Stargate Universe is indeed a solid series and holds its own in the pantheon of great science fiction television series even at just two seasons.



Writer Barbara Marshall.
Director: Peter Deluise.
 

Friday, July 6, 2018

Thunderbirds S1 E9: Move - And You're Dead

Welcome to FAB FRIDAY and all things vibrant and vivid from the future worlds of Gerry and Sylvia Anderson.

 

"Gerry's great strengths were his ideas and his leadership, his ability to bring a team of people together and to see what people might be capable of."

-Terry Curtis, sculptor and prop developer for Thunderbirds, UFO and Space:1999 [FAB #44, p.39, 2002]-





At the time of writing this entry this writer learned of a massive car race crash in the first lap in Vila Real, Portugal. How fitting.

The latest entry in the Gerry Anderson series, Thunderbirds, centers on a kidnapping at the Parola Sands Grand Prix car race highlighting Thunderbird 3 pilot and racing star Alan Tracy in a bit of further developing its wooden character base.



In Thunderbirds, Series One, Episode 9, Move - And You're Dead the story begins with Alan Tracy and Grandma Tracy atop a red bridge loaded with explosives. The two must remain still or die. Perhaps the title could have been Move Very Slowly And You Won't Die because Alan manages to move a little bit and get a request for help off to his family at International Rescue.

Normal protocols are implemented and trusty Thunderbird 1 and Thunderbird 2 are dispatched to save Alan and poor old Grandma who has now passed out on the bridge.



How did they get there? The story is told effectively through flashback. Sadly and oddly enough some of Alan's old racing buddies, not really friends at all, have taken to the criminal world for prize money.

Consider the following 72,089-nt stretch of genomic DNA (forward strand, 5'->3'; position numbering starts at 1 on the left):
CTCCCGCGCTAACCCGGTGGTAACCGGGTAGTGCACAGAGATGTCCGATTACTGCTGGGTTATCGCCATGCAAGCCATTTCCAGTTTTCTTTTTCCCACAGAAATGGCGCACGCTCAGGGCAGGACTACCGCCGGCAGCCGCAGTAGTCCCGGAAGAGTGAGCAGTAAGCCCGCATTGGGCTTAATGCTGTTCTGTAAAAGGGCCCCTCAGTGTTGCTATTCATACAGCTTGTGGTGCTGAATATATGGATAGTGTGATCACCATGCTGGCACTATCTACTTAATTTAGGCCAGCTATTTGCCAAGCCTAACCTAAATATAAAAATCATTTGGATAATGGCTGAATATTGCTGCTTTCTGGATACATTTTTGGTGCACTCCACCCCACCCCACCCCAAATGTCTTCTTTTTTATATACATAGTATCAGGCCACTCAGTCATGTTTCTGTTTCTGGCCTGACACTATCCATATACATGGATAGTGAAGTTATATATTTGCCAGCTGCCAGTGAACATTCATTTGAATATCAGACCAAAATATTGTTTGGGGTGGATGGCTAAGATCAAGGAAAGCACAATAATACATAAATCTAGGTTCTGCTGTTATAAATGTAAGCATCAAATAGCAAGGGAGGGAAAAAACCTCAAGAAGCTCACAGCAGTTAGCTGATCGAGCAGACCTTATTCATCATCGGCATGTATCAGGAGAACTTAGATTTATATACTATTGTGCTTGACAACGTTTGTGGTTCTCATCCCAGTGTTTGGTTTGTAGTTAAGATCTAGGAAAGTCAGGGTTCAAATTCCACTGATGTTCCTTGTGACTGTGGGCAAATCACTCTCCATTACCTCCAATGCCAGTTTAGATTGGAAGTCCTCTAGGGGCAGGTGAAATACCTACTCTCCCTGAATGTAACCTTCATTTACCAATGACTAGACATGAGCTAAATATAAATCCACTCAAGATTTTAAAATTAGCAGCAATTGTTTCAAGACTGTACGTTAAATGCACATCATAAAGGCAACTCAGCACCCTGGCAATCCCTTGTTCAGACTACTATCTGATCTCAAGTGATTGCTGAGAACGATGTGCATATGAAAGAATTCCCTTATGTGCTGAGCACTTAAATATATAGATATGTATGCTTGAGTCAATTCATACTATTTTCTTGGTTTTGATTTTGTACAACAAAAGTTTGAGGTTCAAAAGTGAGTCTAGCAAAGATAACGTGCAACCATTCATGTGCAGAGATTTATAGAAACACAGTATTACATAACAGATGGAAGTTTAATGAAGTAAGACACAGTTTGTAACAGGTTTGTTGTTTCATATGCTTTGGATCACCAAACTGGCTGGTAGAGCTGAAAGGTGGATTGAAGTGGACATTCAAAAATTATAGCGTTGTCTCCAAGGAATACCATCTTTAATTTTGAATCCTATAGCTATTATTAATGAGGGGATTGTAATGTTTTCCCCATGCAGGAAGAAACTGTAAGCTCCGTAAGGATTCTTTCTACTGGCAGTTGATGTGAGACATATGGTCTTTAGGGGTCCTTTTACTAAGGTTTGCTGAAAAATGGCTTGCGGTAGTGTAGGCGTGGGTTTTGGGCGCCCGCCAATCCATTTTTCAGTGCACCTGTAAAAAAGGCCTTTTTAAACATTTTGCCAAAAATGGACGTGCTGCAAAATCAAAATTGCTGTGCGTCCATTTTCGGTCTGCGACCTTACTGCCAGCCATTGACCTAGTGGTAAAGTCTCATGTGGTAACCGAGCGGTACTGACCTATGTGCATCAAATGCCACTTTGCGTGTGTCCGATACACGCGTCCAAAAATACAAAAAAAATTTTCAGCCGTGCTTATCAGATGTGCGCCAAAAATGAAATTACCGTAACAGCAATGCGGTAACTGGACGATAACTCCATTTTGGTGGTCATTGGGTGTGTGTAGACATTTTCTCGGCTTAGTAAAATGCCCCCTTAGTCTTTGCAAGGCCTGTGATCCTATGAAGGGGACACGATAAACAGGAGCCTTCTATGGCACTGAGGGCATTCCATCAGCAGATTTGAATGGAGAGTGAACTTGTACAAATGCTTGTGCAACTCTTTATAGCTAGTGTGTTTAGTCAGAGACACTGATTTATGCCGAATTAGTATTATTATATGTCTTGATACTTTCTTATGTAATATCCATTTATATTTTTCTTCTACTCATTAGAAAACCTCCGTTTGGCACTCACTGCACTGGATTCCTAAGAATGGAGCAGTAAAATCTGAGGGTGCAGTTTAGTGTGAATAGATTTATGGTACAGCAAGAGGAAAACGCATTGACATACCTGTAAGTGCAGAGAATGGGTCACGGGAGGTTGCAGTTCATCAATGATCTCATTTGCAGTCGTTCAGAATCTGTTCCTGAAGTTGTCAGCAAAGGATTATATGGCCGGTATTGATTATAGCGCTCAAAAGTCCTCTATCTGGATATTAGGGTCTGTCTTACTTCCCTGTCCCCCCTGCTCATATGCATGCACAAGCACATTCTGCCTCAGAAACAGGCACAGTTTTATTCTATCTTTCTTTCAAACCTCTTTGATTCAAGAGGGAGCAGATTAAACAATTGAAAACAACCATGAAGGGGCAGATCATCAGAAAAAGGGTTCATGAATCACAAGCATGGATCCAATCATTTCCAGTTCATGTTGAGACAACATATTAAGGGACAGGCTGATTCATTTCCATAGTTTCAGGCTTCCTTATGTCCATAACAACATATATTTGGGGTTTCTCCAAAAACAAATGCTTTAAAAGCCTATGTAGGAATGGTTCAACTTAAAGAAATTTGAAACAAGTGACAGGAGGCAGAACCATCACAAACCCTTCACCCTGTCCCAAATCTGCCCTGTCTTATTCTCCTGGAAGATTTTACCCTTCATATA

The race is energized quite enough with a number of critical, well-timed car crashes at the edit points in the story. This writer laughed out loud a few times with their effective placements. It is highly amusing just how perfect some crashes are set up to elevate the excitement for young viewer's eyes.



The world of tomorrow is always interesting in Thunderbirds and the parking garage at which Alan arrives at is something to behold as it functions in much the same way as a dock with a loading arm for storage containers at a port of entry.

Alan's red race car is also very fast and very cool thanks to engineer Brains. Is that even fair? What are the rules required for these races? I mean Alan Tracy has Brains. Something smells here.



I remember attempting to help my son create a pine wood derby car (speaking of Pine Wood ... Studios) for Cub Scouts once upon a time. I was no Brains and had no friends with brains and unfortunately we rarely had a prayer against some of the parents who designed their son's cars built for speed. No chance. Why even try? So at the very least I decided I would assist my son, but let him build and paint the car as he saw fit. No amount of well-placed weights seemed to help us reduce friction in the past and we were often knocked out in the second or third round anyway. Nevertheless there was a justice one year as he won Best Kid's Car because he legitimately built it and painted himself and you know what you could tell. True story if not as exciting as Thunderbirds. I digress.




Move - And You're Dead is replete with exciting sound effects of motor car racing which amplifies the less than thrilling affair. But the episode's final segment involving the rescue is completely laughable, but does allow for the use of the family's vast arsenal of rescue equipment. I mean Grandma jumps from the bridge onto an air cushion device with pinpoint precision that sees Alan and the senior floating in the air. Oh my God.

The baddies are stopped by Thunderbird 1 and the rare utilization of a machine gun at the tip of the craft.



Grandma and Alan are rescued of course and Alan is surprisingly refreshed in the cockpit of the Thunderbird 2 after nearly passing out for an hour waiting for his brothers to arrive in a nick of time. So of course expect some lapses in logic for the adult set.

Move - And You're Dead is certainly imperfect as adult fare, but for the kiddies there is plenty to love and enjoy in the entry. So get moving and show this to your kids or grandkids before you're dead.

Writer: Alan Pattillo. Director: Alan Patillo.
Notable Thunderbirds: T1/T2. With Neutralizer Tractor, Jet Air Transporter and BR2 Race Car.

This is our first episode covering the series utilizing the restored Blu-Ray release.